PLoS ONE 01/2011; 6(4):e18437. · 3.53 Impact Factor
[Show abstract][Hide abstract] ABSTRACT: Henipaviruses are emerging RNA viruses of fruit bat origin that can cause fatal encephalitis in man. Ghanaian fruit bats (megachiroptera) were tested for antibodies to henipaviruses. Using a Luminex multiplexed microsphere assay, antibodies were detected in sera of Eidolon helvum to both Nipah (39%, 95% confidence interval: 27-51%) and Hendra (22%, 95% CI: 11-33%) viruses. Virus neutralization tests further confirmed seropositivity for 30% (7/23) of Luminex positive serum samples. Our results indicate that henipavirus is present within West Africa.
PLoS ONE 01/2008; 3(7):e2739. · 3.53 Impact Factor
[Show abstract][Hide abstract] ABSTRACT: This brief review looks at the biological features that make bats good reservoir hosts, and the more important neurological viruses (Lyssaviruses, Henipaviruses, Flaviviruses) associated with bats that are, or have the potential to be, transmitted to humans.
[Show abstract][Hide abstract] ABSTRACT: Recent studies have suggested that bats are the natural reservoir of a range of coronaviruses (CoVs), and that rhinolophid bats harbor viruses closely related to the severe acute respiratory syndrome (SARS) CoV, which caused an outbreak of respiratory illness in humans during 2002-2003. We examined the evolutionary relationships between bat CoVs and their hosts by using sequence data of the virus RNA-dependent RNA polymerase gene and the bat cytochrome b gene. Phylogenetic analyses showed multiple incongruent associations between the phylogenies of rhinolophid bats and their CoVs, which suggested that host shifts have occurred in the recent evolutionary history of this group. These shifts may be due to either virus biologic traits or host behavioral traits. This finding has implications for the emergence of SARS and for the potential future emergence of SARS-CoVs or related viruses.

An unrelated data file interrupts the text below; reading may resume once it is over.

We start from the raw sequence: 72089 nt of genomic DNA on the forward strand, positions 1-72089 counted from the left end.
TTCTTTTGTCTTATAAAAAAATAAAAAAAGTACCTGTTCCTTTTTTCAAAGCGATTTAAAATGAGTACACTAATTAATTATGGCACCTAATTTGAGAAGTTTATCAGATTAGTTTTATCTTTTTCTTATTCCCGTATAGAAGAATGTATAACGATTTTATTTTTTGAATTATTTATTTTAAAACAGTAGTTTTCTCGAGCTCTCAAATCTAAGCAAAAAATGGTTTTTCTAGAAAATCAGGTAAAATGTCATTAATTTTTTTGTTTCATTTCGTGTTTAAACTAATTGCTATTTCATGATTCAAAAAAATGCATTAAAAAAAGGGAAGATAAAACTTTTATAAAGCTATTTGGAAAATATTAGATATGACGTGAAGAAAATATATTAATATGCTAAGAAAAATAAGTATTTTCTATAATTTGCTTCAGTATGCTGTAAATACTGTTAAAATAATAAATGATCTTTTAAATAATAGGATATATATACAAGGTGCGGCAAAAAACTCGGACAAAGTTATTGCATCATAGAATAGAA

[Show abstract][Hide abstract] ABSTRACT: The role that bats have played in the emergence of several new infectious diseases has been under review. Bats have been identified as the reservoir hosts of newly emergent viruses such as Nipah virus, Hendra virus, and severe acute respiratory syndrome-like coronaviruses. This article expands on recent findings about bats and viruses and their relevance to human infections. It briefly reviews the history of chiropteran viruses and discusses their emergence in the context of geography, phylogeny, and ecology. The public health and trade impacts of several outbreaks are also discussed. Finally, we attempt to predict where, when, and why we may see the emergence of new chiropteran viruses.